Unsurprisingly, given Aish and Julia’s background in teaching and academia, research is also high on the WCA’s agenda. They’ve established an academic roundtable, where researchers can meet, collaborate and share research. But getting that research into the community is part of the agenda too.
“We also want to see how we can locate a lot of the research that exists out there and make it a bit more user friendly,” Aish said. “Where people at community levels can understand, and pick up those resources.”
Finding solutions to the barriers
From the intangible barriers, like a lack of confidence to the tangible, like ill-fitting uniforms, Aish and Julia say there are plenty of barriers facing women. Among them is the broader idea of what a coach looks like. But Julia and Aish say that one is something we can start changing now.
“There are lots of things that we can do,” Julia said. “And like I said, starting with really simple things, like when you advertise for coaches, you don’t just have a picture of a male. I mean, that’s a really simple, easy thing to do, right?… In your newsletter, again, put images of women coaching or talk about a woman coach or share stories of women coaching.”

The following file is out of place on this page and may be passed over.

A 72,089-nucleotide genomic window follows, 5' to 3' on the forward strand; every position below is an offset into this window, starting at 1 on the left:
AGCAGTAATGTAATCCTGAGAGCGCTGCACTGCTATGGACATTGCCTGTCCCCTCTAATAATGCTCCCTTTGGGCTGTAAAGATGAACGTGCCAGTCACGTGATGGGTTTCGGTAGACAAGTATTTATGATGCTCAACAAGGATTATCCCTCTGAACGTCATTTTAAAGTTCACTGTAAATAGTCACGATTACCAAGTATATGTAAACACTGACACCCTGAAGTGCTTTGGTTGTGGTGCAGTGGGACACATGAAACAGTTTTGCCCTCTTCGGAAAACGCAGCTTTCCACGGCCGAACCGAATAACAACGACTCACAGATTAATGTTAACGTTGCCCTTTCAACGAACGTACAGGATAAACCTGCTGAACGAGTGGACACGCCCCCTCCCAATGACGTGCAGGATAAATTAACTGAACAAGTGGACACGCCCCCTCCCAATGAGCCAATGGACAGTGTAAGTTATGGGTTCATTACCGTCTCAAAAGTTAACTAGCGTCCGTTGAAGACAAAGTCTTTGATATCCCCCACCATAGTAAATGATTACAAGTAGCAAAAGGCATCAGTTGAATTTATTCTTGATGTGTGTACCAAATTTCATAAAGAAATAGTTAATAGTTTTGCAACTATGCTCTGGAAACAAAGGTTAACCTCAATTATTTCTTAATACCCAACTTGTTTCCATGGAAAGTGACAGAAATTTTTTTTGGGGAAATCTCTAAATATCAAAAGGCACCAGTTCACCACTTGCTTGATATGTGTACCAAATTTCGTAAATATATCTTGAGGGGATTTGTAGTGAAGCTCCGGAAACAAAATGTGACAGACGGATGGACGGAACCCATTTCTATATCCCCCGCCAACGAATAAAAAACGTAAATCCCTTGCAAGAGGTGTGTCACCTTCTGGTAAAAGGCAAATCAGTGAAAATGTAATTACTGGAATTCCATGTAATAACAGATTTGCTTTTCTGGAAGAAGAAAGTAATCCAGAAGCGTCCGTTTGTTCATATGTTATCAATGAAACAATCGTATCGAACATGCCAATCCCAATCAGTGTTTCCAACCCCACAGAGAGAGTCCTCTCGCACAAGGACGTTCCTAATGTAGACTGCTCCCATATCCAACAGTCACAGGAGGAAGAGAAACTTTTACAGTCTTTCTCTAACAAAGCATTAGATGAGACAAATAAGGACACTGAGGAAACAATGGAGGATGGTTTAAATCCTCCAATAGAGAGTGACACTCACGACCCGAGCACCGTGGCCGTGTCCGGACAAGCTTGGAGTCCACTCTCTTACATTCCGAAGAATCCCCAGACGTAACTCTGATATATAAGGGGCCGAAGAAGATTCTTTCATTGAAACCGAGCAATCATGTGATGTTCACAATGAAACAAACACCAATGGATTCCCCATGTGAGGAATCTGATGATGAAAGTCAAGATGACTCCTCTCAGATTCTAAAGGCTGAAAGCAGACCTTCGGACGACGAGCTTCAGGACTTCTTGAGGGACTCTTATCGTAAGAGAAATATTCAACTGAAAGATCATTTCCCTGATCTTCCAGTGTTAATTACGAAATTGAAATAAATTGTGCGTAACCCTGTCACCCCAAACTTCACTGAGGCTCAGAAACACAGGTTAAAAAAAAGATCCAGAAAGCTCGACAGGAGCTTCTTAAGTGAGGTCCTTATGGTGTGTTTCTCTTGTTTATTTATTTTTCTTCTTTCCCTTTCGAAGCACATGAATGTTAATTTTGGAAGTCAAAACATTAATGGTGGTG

While the growth in elite women’s sports, from cricket to football and Aussie rules, is often touted as a kind of cure-all for getting more women into coaching, Julia says it’s “myth” that that growth will lead to more women coaching.
“People say to me, are we just naturally going to have more women coaching because we’ve got more girls playing footy, more females playing footy. But I actually disagree. I don’t see that. I think that’s a bit of a myth. And I think until you change the culture around women in leadership, listening to women, respecting women, as athletes and then as coaches, I don’t see that changing.”